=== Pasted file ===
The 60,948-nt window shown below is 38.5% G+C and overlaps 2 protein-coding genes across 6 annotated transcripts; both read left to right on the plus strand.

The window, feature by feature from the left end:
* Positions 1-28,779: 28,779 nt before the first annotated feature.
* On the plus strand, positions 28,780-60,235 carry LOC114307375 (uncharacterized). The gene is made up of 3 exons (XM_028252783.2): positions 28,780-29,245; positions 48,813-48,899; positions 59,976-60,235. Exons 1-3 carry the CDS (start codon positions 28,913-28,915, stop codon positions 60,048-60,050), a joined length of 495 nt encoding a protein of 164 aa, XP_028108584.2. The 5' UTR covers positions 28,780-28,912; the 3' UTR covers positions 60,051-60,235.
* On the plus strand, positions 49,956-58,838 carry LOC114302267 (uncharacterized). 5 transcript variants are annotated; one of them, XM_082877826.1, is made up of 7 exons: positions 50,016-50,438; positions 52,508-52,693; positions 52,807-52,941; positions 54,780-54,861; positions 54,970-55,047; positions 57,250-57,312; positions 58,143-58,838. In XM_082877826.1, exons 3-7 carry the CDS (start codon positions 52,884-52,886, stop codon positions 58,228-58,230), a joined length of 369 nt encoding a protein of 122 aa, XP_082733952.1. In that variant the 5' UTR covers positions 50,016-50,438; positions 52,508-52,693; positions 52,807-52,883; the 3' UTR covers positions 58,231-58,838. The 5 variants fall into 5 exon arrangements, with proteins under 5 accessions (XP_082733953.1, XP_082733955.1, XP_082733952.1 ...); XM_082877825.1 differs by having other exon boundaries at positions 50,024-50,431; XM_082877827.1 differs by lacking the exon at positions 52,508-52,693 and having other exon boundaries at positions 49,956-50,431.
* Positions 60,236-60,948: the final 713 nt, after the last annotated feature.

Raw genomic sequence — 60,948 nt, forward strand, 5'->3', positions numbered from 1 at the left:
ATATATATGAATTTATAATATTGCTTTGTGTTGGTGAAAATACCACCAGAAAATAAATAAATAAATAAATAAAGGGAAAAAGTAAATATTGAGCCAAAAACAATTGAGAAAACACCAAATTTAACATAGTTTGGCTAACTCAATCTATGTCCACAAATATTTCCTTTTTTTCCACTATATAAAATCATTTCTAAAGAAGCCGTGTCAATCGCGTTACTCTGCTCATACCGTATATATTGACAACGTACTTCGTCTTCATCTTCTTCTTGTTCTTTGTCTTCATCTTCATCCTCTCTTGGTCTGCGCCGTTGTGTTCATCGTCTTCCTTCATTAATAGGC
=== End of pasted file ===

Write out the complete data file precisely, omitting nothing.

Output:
The 60,948-nt window shown below is 38.5% G+C and overlaps 2 protein-coding genes across 6 annotated transcripts; both read left to right on the plus strand.

The window, feature by feature from the left end:
* Positions 1-28,779: 28,779 nt before the first annotated feature.
* On the plus strand, positions 28,780-60,235 carry LOC114307375 (uncharacterized). The gene is made up of 3 exons (XM_028252783.2): positions 28,780-29,245; positions 48,813-48,899; positions 59,976-60,235. Exons 1-3 carry the CDS (start codon positions 28,913-28,915, stop codon positions 60,048-60,050), a joined length of 495 nt encoding a protein of 164 aa, XP_028108584.2. The 5' UTR covers positions 28,780-28,912; the 3' UTR covers positions 60,051-60,235.
* On the plus strand, positions 49,956-58,838 carry LOC114302267 (uncharacterized). 5 transcript variants are annotated; one of them, XM_082877826.1, is made up of 7 exons: positions 50,016-50,438; positions 52,508-52,693; positions 52,807-52,941; positions 54,780-54,861; positions 54,970-55,047; positions 57,250-57,312; positions 58,143-58,838. In XM_082877826.1, exons 3-7 carry the CDS (start codon positions 52,884-52,886, stop codon positions 58,228-58,230), a joined length of 369 nt encoding a protein of 122 aa, XP_082733952.1. In that variant the 5' UTR covers positions 50,016-50,438; positions 52,508-52,693; positions 52,807-52,883; the 3' UTR covers positions 58,231-58,838. The 5 variants fall into 5 exon arrangements, with proteins under 5 accessions (XP_082733953.1, XP_082733955.1, XP_082733952.1 ...); XM_082877825.1 differs by having other exon boundaries at positions 50,024-50,431; XM_082877827.1 differs by lacking the exon at positions 52,508-52,693 and having other exon boundaries at positions 49,956-50,431.
* Positions 60,236-60,948: the final 713 nt, after the last annotated feature.

Raw genomic sequence — 60,948 nt, forward strand, 5'->3', positions numbered from 1 at the left:
ATATATATGAATTTATAATATTGCTTTGTGTTGGTGAAAATACCACCAGAAAATAAATAAATAAATAAATAAAGGGAAAAAGTAAATATTGAGCCAAAAACAATTGAGAAAACACCAAATTTAACATAGTTTGGCTAACTCAATCTATGTCCACAAATATTTCCTTTTTTTCCACTATATAAAATCATTTCTAAAGAAGCCGTGTCAATCGCGTTACTCTGCTCATACCGTATATATTGACAACGTACTTCGTCTTCATCTTCTTCTTGTTCTTTGTCTTCATCTTCATCCTCTCTTGGTCTGCGCCGTTGTGTTCATCGTCTTCCTTCATTAATAGGC